By Baz Ratner and Christopher Pike
NAIROBI/ABU DHABI (Reuters)
Star gazers across much of the world sought a glimpse of a blood-red moon on Friday as the earth’s natural satellite moved into the shadow of our planet for the longest lunar eclipse of the 21st century
From the Cape of Good Hope to the Middle East, and from the Kremlin to Sydney Harbour, thousands of people turned their eyes to the stars, hoping to see the moon which began to appear orange, brown or crimson as it moved into the earth’s shadow.
The total eclipse will last 1 hour, 42 minutes and 57 seconds, though a partial eclipse precedes and follows, meaning the moon will spend a total of 3 hours and 54 minutes in the earth’s umbral shadow, according to NASA.
The fullest eclipse, at 2022 GMT, will be visible from Europe, Russia, Africa, the Middle East, much of Asia and Australia though clouds could block out the moon.
In the Middle East, the moon rose above the Sheikh Zayed Grand Mosque in Abu Dhabi while in Kenya it rose over Marabou storks nesting in Nairobi’s trees.
On the banks of India’s Ganges, temples were closed ahead of eclipse. In Singapore, enthusiasts primed telescopes at the Marina South Pier.
Hundreds of people in Australia paid to watch the eclipse from the Sydney Observatory before sunrise.
“Our event is sold out, we have about a couple of hundred people that are booked in to come and watch it with us,” said Andrew Jacob, curator at the Sydney Observatory, located right near the Harbour Bridge.
When the moon moves into the conical shadow of the earth, it goes from being illuminated by the sun to being dark. Some light, though, will still reach it because it is bent by the earth’s atmosphere.
“It’s called a blood moon because the light from the sun goes through the earth’s atmosphere on its way to the moon, and the earth’s atmosphere turns it red in the same way that when the sun goes down it goes red,” Andrew Fabian, professor of astronomy at the University of Cambridge, told Reuters.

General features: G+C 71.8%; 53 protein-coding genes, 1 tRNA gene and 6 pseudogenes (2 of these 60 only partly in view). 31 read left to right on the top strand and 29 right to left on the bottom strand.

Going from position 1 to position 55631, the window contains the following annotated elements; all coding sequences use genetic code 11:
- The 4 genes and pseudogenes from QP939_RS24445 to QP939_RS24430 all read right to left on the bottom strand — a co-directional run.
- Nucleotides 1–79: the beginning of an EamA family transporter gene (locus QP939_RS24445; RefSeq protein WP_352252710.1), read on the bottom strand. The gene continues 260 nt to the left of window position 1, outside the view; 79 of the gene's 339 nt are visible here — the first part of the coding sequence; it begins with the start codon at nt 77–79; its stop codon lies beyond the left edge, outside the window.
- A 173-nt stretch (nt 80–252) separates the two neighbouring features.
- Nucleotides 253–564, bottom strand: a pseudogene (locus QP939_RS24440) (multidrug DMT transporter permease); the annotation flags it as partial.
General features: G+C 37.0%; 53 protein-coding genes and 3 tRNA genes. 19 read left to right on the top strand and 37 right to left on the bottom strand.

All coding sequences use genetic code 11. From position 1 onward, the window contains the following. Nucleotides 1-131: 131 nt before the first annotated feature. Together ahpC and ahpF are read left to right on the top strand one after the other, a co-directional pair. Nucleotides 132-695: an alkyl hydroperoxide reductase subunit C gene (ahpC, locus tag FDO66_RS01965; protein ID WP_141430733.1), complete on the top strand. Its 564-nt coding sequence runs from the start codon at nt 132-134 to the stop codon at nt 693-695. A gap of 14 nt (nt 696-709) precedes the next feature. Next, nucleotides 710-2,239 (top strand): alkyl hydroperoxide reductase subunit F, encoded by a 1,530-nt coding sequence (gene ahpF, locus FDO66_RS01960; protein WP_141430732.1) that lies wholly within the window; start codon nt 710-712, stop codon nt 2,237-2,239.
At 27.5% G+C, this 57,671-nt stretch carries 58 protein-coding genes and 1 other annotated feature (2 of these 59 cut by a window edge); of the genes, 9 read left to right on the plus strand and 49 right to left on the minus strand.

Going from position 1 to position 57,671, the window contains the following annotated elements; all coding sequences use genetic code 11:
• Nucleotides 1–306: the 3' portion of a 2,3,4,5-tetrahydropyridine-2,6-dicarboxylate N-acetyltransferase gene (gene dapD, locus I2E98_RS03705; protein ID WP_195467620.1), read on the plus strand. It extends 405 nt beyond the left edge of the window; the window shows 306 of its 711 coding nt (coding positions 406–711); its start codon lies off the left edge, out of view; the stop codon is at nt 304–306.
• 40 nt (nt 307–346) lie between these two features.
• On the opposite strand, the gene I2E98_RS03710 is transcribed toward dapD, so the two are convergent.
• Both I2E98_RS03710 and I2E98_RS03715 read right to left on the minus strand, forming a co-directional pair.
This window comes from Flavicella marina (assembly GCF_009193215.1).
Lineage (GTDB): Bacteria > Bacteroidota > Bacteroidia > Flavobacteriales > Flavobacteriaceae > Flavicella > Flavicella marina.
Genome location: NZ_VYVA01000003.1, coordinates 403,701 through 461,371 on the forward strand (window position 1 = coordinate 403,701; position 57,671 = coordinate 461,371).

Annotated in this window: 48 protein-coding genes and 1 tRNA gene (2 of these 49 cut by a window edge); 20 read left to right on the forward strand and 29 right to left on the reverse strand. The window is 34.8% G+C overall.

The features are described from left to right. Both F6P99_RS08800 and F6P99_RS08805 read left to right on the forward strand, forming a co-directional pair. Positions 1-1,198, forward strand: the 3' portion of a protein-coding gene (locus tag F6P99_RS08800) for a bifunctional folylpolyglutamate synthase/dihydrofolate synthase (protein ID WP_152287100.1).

At the same time, Mars is be travelling closer to earth than it has been since 2003, so some observers may see what looks like an orange-red star – and is in fact the red planet.
“It is a very unusual coincidence to have a total lunar eclipse and Mars at opposition on the same night,” said Robert Massey, deputy executive director of the Royal Astronomical Society, who will try to watch the eclipse from the Mediterranean Sea.
For thousands of years, man has looked to the heavens for omens of doom, victory and joy. The Bible contains references to the moon turning blood and some ultra-Orthodox Jews consider lunar eclipses ominous and a cause for moral contemplation.
According to Hindu beliefs, celestial bodies like the sun and moon emit negative energy during an eclipse and so some temples in India were closed to minimize any disturbance.
Astronomers, though, said there was no cause for worry.
“There is no reason to believe that blood moons foretell doom,” said Massey. “This does not herald the apocalypse: seeing a lunar eclipse and Mars in the sky is something people should enjoy rather than worry about.”
The eclipse of the moon will not be visible from North America or most of the Pacific. The next lunar eclipse of such a length is due in 2123.
(Writing by Guy Faulconbridge in London; Additional reporting by Dan Williams in Jerusalem; Editing by Hugh Lawson and Andrew Bolton)